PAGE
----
Sick Schedules.

Comparatively few doctors enjoy the privilege of a trained nurse in their cases, but must do the best they can with the more or less inexperienced members of the family. Under these circumstances it is necessary to be very explicit in the matter of giving directions.

Recently, the writer heard of a case of typhoid fever which died, in all probability, from insufficient nourishment. The patient was a previously healthy, vigorous young man of good habits, who had become run down by a week's journey on horseback through a rough, unfamiliar country, without proper food and rest, the freak of a thoughtless city youth.

His physician ordered hot milk several times daily, leaving the amount to be given, and the times at which it was to be administered, to the judgment of his family. Now, sickness excites most families. It makes them an object of interest, if not of envy, to the entire neighborhood. All the women in it will call to discuss and lament over the sad occurrence and forget the needs of the unfortunate sufferer. The doctor must be prepared for this human peculiarity. He should carry, in connection with his prescription pad, a somewhat larger one, on which he should write out, in detail, a sick schedule to be strictly carried out. This schedule should state the dose of medicine, how and when administered. It should specify the exact nature of the food to be given, the amount, the hours, and the mode of preparation. If stimulants are to be used, the symptoms calling for them

should be enumerated, the desired stimulant named, and the dose. If antipyretics are likely to be needed, the temperature, which must first be reached, should be recorded, and the attendant shown how to take it. If bathing is to be done, the time, and the method should be set down. If urine, feces, vomit, membranes, secundines, etc., are to be kept for inspection, say so. Be systematic and businesslike. As far as possible, leave nothing to chance, memory, or the discretion of an ignorant, excitable relative. A specific routine can be carried out fairly intelligently by anyone.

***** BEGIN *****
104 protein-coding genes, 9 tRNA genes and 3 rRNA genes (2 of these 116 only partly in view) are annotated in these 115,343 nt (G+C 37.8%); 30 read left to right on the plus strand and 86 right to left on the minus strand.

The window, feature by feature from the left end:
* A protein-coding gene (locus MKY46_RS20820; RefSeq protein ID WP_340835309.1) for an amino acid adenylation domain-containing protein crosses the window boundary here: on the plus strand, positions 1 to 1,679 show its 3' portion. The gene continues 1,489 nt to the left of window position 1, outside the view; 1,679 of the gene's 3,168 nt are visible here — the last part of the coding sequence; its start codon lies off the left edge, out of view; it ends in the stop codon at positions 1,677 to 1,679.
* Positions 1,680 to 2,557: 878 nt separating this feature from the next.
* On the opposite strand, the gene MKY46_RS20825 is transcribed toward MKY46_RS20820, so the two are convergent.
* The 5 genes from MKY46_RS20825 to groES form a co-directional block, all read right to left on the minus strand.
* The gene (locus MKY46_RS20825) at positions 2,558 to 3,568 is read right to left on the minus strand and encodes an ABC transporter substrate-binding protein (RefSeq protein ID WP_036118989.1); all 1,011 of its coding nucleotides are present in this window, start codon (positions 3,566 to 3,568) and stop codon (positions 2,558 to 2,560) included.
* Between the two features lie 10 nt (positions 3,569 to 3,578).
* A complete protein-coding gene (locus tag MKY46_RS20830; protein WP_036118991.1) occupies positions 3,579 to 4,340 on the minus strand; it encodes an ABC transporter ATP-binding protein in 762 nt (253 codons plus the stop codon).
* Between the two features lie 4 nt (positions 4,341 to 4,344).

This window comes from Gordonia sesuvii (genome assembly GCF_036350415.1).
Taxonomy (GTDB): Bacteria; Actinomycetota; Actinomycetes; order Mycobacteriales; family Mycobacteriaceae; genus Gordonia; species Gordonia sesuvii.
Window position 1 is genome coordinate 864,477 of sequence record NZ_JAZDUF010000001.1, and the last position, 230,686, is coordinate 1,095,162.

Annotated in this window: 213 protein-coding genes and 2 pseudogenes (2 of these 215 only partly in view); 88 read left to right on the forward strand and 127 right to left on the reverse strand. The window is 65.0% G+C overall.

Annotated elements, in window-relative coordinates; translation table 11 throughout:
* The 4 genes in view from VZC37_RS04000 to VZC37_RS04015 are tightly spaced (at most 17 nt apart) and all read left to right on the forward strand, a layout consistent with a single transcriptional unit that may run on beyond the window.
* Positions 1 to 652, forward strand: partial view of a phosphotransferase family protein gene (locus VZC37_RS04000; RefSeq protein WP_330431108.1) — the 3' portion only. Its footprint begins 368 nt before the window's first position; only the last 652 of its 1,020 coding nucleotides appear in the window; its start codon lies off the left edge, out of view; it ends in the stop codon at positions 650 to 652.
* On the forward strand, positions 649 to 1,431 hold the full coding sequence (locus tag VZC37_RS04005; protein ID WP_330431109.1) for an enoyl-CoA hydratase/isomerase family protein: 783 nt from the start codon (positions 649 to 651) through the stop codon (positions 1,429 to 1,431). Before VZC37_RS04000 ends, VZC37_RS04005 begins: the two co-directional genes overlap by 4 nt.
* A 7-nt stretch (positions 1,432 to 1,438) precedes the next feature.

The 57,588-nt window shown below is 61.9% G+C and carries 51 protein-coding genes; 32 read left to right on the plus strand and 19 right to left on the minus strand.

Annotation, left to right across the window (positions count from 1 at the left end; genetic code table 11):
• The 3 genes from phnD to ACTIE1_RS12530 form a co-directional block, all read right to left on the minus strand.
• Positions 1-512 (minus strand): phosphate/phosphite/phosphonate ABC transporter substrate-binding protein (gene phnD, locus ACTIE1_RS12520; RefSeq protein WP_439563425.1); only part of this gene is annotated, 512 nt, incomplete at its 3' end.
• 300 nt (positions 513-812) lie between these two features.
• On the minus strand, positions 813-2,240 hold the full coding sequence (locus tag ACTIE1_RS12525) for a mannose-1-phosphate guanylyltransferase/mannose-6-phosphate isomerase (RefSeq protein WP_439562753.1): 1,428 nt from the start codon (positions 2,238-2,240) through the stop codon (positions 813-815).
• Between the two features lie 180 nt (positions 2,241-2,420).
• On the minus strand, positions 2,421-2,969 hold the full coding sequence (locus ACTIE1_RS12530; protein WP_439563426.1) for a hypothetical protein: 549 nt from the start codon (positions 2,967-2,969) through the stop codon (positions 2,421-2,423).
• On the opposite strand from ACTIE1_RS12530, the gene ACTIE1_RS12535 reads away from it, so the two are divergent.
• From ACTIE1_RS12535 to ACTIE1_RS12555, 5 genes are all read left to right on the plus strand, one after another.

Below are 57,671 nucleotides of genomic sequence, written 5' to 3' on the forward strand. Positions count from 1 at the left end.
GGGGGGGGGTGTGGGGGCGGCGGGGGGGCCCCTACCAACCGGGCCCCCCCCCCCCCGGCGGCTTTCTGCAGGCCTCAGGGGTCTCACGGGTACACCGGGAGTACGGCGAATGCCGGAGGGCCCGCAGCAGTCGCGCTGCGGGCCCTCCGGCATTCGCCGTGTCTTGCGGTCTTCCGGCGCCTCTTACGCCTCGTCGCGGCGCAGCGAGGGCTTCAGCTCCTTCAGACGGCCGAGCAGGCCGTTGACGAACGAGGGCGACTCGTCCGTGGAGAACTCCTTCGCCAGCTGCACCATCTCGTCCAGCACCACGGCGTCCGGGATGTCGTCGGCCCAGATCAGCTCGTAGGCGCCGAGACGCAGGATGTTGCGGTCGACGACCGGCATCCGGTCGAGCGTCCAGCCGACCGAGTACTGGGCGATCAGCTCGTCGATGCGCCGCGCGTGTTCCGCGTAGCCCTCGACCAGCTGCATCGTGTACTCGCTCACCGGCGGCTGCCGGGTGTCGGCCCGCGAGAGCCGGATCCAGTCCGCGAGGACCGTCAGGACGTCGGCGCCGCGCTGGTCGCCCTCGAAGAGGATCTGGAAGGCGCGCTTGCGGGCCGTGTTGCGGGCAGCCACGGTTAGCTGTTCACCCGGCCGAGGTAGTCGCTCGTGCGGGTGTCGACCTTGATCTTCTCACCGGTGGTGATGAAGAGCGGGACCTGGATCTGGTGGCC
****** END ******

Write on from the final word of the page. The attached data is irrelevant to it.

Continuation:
If the physician of the young man mentioned above had left a card, directing that he should have an ounce of milk at eight, ten, twelve, two, four, and six, during the day, and whenever awake during the night, the presumption is that he might have recovered, for he had no hemorrhage, and his heart was reasonably strong until near the end. Life flickered out because the vital powers were allowed to run too low for want of nourishment. It was ascertained that the patient had received food but twice the day of his death, and three times the day before, and then but a spoonful at a time.

Do not trust to the family doing the proper thing. Think of everything you want done for your patients, and write it out. It will cost you some trouble, but you will be repaid in results, and well advertised as a thorough, careful and painstaking man.


There are a great many large fleshy persons who suffer much from the natural ills incident to their corpulence. Such persons are short of breath, their hearts are erratic in action; they have pains in the joints and limbs, but more especially in the hip-joints and thighs; they walk with difficulty, and are subject to occasional attacks of asthma, and even syncope.

Corresponding to the large deposit of fat in the muscles of the frame, the functionating internal organs also suffer from fatty infiltration. The heart and liver are chiefly affected, but all the